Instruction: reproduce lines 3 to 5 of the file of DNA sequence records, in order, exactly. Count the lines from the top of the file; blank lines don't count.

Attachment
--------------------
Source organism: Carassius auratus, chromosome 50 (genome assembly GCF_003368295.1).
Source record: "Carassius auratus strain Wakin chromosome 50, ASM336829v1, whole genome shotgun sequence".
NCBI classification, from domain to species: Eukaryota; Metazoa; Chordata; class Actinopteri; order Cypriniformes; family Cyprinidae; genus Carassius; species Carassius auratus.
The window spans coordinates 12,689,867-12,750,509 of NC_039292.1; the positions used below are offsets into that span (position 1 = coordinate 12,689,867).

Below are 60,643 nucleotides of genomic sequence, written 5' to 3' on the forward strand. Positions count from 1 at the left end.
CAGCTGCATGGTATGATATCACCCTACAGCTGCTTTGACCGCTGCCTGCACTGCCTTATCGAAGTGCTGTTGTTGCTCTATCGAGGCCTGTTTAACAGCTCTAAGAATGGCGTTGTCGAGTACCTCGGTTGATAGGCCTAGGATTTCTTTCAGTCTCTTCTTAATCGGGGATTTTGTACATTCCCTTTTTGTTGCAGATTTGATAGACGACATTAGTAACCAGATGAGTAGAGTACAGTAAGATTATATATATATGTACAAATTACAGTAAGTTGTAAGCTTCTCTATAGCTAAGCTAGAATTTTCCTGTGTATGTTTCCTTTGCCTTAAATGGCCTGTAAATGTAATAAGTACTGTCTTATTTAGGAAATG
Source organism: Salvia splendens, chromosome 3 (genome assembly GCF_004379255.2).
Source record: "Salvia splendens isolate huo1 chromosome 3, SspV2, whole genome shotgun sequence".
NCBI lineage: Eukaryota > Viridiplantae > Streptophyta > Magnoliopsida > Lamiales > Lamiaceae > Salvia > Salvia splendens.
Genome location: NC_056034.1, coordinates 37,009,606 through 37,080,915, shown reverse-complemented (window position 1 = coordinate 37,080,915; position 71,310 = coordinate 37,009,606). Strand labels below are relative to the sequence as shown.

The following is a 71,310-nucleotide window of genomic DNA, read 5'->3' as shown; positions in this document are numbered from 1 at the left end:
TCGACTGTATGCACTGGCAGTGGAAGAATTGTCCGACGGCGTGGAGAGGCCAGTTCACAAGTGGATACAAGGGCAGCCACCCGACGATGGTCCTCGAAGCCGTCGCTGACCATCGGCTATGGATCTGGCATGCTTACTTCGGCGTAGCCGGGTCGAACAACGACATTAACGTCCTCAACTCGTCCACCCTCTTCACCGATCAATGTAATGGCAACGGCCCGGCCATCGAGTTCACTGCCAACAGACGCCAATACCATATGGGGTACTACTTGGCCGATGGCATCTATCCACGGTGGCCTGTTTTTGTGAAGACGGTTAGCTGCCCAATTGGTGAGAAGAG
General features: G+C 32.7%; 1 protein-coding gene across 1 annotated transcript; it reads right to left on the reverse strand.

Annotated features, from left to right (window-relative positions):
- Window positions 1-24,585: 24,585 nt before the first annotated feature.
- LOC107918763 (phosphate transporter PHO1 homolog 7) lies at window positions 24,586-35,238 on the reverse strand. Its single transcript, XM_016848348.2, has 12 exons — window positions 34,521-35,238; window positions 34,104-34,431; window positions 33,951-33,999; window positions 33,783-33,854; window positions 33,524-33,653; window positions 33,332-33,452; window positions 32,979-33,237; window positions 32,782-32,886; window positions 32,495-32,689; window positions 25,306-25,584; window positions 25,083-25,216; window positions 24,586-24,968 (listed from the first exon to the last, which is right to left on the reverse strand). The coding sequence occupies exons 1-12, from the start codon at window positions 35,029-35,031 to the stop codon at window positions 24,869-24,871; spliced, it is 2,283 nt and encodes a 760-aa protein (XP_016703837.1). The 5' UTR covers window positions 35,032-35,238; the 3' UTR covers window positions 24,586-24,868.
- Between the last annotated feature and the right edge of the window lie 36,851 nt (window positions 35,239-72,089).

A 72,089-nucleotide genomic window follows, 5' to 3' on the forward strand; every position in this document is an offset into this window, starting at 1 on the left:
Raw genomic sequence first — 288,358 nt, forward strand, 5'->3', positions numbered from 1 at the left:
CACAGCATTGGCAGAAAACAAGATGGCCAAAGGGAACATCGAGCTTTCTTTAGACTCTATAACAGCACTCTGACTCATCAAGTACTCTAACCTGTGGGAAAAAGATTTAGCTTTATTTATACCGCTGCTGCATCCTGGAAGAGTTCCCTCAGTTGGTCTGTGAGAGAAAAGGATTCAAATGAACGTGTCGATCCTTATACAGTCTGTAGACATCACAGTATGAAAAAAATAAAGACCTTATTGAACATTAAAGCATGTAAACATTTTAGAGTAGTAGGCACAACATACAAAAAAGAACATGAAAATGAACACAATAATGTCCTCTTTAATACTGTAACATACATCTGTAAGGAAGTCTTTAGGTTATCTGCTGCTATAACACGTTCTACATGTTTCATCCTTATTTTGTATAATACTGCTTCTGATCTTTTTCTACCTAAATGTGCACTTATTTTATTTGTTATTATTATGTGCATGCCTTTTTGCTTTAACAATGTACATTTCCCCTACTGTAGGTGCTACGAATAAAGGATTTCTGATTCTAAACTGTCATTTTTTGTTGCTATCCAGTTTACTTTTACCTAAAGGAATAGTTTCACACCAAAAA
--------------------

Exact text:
NCBI classification, from domain to species: Eukaryota; Metazoa; Chordata; class Actinopteri; order Cypriniformes; family Cyprinidae; genus Carassius; species Carassius auratus.
The window spans coordinates 12,689,867-12,750,509 of NC_039292.1; the positions used below are offsets into that span (position 1 = coordinate 12,689,867).

Below are 60,643 nucleotides of genomic sequence, written 5' to 3' on the forward strand. Positions count from 1 at the left end.